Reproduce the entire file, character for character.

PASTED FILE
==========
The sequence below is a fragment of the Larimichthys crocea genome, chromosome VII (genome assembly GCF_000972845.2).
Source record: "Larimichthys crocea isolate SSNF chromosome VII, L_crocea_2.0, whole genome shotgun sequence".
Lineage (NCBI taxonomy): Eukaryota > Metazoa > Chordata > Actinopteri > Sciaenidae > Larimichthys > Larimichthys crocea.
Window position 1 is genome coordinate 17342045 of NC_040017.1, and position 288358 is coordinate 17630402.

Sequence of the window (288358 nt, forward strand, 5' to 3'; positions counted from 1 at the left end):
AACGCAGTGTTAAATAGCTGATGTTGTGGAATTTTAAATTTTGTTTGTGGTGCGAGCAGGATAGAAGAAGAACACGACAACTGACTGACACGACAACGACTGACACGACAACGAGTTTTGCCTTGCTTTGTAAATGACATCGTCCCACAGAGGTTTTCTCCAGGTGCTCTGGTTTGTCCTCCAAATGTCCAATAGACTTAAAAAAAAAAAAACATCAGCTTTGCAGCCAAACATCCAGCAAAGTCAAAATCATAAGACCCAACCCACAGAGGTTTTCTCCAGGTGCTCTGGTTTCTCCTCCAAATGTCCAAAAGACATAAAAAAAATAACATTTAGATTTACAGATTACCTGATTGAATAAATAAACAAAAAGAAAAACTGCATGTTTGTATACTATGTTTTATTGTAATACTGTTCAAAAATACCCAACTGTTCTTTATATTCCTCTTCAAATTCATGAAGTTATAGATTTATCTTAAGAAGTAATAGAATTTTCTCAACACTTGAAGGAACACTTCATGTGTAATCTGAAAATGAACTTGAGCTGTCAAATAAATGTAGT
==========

The sequence below is a fragment of the Larimichthys crocea genome, chromosome VII (genome assembly GCF_000972845.2).
Source record: "Larimichthys crocea isolate SSNF chromosome VII, L_crocea_2.0, whole genome shotgun sequence".
Lineage (NCBI taxonomy): Eukaryota > Metazoa > Chordata > Actinopteri > Sciaenidae > Larimichthys > Larimichthys crocea.
Window position 1 is genome coordinate 17342045 of NC_040017.1, and position 288358 is coordinate 17630402.

Sequence of the window (288358 nt, forward strand, 5' to 3'; positions counted from 1 at the left end):
AACGCAGTGTTAAATAGCTGATGTTGTGGAATTTTAAATTTTGTTTGTGGTGCGAGCAGGATAGAAGAAGAACACGACAACTGACTGACACGACAACGACTGACACGACAACGAGTTTTGCCTTGCTTTGTAAATGACATCGTCCCACAGAGGTTTTCTCCAGGTGCTCTGGTTTGTCCTCCAAATGTCCAATAGACTTAAAAAAAAAAAAACATCAGCTTTGCAGCCAAACATCCAGCAAAGTCAAAATCATAAGACCCAACCCACAGAGGTTTTCTCCAGGTGCTCTGGTTTCTCCTCCAAATGTCCAAAAGACATAAAAAAAATAACATTTAGATTTACAGATTACCTGATTGAATAAATAAACAAAAAGAAAAACTGCATGTTTGTATACTATGTTTTATTGTAATACTGTTCAAAAATACCCAACTGTTCTTTATATTCCTCTTCAAATTCATGAAGTTATAGATTTATCTTAAGAAGTAATAGAATTTTCTCAACACTTGAAGGAACACTTCATGTGTAATCTGAAAATGAACTTGAGCTGTCAAATAAATGTAGT